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A Visit to Kentucky Horse Park

entrance exhibit


The state of Kentucky was a stopping place on this nation’s relentless march west but by the end of the Civil War the former slave state’s plantation economy was in a shambles and it was viewed as a backwater. Horse breeding and racing were centered in the eastern states and although Kentucky was great horse country, it lacked the top breeders, top studs and the financial power to back the development of the local equine industry. Undeterred and through a concerted effort Kentucky gradually built its equine industry to the point that it is now the center for horse breeding in the United States.

Historical exhibits include many cultures.
In celebration of its accomplishment the state and local citizens created Kentucky Horse Park which might be viewed as a theme park devoted to horses in general. The vision of the park was to create an attraction that not only has equestrian activities and exhibits but also hosts world class equestrian events. It is still very much a work in progress, and since opening in 1978 this 1,200 acre park has been steadily expanding its facilities and the scope of its operation.

Being a history buff I was very impressed by the extensive museum exhibits created with the assistance of the Smithsonian Institution and chronicling the history of the horse. However, the park is not just fixed exhibits: it also features live horses. The Parade of Breeds is held in a stadium and features different breeds of horses that are ridden around the arena by costumed riders as the commentator explains the background of the breed. After the performance the visitor can go backstage and see the horses and talk to the riders.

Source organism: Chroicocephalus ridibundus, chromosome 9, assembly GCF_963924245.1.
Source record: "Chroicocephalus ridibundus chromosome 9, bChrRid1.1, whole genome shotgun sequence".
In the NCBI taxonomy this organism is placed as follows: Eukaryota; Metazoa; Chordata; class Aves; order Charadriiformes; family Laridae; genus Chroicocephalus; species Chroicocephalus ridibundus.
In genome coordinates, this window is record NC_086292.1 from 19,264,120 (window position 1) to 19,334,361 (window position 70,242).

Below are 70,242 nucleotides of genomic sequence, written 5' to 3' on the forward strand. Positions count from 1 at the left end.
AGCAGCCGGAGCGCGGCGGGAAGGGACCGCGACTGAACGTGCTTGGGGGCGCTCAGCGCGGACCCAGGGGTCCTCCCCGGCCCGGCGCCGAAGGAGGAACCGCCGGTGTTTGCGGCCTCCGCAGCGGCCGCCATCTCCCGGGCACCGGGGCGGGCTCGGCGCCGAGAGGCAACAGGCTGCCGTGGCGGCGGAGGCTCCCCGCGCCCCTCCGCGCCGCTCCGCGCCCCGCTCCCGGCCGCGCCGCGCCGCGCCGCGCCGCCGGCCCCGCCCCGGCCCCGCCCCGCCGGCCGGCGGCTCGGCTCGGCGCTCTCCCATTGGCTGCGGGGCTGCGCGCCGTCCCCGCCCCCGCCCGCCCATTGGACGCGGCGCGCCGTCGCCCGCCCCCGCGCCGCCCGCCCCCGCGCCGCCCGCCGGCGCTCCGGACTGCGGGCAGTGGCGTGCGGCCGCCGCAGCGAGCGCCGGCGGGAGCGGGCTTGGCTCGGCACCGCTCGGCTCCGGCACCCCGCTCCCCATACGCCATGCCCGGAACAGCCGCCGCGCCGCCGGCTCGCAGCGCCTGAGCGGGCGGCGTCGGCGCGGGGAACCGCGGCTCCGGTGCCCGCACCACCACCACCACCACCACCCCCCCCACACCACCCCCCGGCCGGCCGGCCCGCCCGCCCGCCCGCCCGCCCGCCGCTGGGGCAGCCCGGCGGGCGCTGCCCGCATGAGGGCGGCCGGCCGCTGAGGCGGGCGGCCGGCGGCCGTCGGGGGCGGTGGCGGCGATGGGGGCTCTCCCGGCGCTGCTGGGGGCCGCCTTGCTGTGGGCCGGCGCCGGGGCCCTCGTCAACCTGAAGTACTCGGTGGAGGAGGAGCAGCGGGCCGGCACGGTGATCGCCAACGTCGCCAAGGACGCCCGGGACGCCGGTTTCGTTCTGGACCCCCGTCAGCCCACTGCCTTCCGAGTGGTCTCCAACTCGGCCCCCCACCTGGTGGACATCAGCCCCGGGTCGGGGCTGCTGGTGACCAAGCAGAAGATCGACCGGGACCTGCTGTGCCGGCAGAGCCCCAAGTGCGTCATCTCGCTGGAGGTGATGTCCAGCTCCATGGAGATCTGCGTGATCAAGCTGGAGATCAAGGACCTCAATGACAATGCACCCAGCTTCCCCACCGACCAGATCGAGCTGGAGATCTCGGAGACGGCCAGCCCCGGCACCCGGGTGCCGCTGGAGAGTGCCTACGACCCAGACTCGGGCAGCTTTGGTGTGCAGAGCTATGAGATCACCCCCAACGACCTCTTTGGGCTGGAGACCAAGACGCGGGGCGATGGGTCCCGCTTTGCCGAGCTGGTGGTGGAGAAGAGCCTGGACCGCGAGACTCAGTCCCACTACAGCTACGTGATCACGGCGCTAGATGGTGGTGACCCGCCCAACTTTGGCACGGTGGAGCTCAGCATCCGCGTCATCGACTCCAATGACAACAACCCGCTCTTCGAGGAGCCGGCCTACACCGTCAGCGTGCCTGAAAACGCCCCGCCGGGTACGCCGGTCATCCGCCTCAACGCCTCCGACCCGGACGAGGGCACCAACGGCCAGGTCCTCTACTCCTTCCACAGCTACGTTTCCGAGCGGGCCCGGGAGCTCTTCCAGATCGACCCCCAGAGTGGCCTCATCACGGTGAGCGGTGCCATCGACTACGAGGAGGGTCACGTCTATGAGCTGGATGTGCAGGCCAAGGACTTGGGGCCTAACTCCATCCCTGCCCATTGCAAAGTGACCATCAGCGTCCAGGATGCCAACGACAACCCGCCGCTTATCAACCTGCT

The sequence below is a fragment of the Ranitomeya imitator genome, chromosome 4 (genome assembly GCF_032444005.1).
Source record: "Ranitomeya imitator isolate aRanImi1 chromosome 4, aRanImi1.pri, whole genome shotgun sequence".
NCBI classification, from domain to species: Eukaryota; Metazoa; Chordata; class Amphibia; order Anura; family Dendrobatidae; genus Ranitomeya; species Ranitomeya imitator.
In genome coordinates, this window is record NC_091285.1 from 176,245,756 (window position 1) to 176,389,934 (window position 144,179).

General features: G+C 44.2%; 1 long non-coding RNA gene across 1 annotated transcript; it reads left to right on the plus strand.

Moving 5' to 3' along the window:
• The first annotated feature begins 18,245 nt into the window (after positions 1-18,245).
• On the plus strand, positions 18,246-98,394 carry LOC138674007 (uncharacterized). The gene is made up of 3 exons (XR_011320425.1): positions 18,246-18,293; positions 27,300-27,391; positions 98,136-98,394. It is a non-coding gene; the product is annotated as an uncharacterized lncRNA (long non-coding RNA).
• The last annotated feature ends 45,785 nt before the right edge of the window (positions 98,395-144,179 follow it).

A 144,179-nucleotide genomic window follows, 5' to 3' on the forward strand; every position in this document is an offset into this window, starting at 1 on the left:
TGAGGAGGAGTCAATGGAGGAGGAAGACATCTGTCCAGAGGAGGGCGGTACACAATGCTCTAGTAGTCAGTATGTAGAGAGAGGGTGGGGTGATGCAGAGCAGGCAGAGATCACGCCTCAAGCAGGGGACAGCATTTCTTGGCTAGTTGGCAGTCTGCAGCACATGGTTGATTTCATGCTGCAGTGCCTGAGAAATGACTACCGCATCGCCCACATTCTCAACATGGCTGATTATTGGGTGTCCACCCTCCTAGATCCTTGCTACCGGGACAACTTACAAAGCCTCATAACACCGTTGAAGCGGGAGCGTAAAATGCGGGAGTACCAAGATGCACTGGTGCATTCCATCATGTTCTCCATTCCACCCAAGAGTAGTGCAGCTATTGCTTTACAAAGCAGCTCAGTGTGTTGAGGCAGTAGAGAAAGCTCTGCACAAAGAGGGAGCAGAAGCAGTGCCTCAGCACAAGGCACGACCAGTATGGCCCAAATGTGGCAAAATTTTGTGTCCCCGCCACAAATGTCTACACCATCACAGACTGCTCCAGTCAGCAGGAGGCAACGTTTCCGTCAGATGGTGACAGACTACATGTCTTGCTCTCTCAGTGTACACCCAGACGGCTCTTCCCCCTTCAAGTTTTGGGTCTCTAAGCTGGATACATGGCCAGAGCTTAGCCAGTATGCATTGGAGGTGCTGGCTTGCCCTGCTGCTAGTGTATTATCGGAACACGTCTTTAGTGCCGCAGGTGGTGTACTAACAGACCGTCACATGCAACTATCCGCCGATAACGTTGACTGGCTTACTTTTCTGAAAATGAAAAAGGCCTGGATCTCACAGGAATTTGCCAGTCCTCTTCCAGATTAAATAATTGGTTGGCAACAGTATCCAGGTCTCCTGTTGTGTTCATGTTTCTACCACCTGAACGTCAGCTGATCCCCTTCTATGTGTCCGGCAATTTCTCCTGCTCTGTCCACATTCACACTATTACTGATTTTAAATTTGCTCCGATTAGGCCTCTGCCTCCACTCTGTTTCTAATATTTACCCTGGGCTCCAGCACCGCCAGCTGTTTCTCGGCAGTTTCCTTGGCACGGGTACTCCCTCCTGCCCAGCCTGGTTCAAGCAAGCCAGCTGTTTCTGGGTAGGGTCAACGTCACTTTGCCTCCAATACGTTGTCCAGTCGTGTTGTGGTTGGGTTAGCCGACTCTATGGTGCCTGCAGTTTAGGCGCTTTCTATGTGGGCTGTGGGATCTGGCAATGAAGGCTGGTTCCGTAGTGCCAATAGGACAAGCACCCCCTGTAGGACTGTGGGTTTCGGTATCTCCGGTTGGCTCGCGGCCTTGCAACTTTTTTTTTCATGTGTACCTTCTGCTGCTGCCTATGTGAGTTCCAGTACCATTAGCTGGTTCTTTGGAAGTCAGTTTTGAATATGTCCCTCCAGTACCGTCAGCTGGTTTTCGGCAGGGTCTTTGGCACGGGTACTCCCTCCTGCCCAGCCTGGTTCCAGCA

The Parade of Breeds included a Connemara, Arab and Haflinger among others
Funny Cide 1 Funny Cide 2 Funny Cide 3

Another area is called the Hall of Champions, and in this more intimate pavilion a visitor is introduced to a series of famous retired horses. Big-screen television monitors mounted on the ceilings show short clips of exciting moments in the horse’s career, and the animal celebrity is walked around the center of the pavilion only feet away from the audience. When you hear about equestrian greats you except to see a seventeen-hand animal breathing fire, but in their retirement they surprisingly look every much like a nice horse your neighbor might be riding on a trail ride. In another life they might have been your horse or mine, but instead they were propelled to equine greatness. We saw Cigar, Funny Cide, Da Hoss, Western Dreamer and Mr. Muscleman. All of them famous and now retired to the park.

Retired 2003 Kentucky Derby and Preakness winner Funny Cide entertains the crowd
Funny Cide 1 Funny Cide 2 Funny Cide 3

The park offers rides on horseback and tours in horse-drawn carriages. The park makes a concerted effort not to focus on any given breed of horse or type of equine activity, but rather to present a balanced presentation of equestrianism across the board. I believe anyone with an interest in horses should make this a “must see” stop on a future trip if you have not been there already. You will find some interesting things and be glad you went.

The Stallion Bask by Bogucki
Statue 1
Frisky Filly and The Promise by Reardon
Statue 2

The Accidental Horseman.

Offical Web Site of Kentucky Horse Park
Funny Cide's Derby Run
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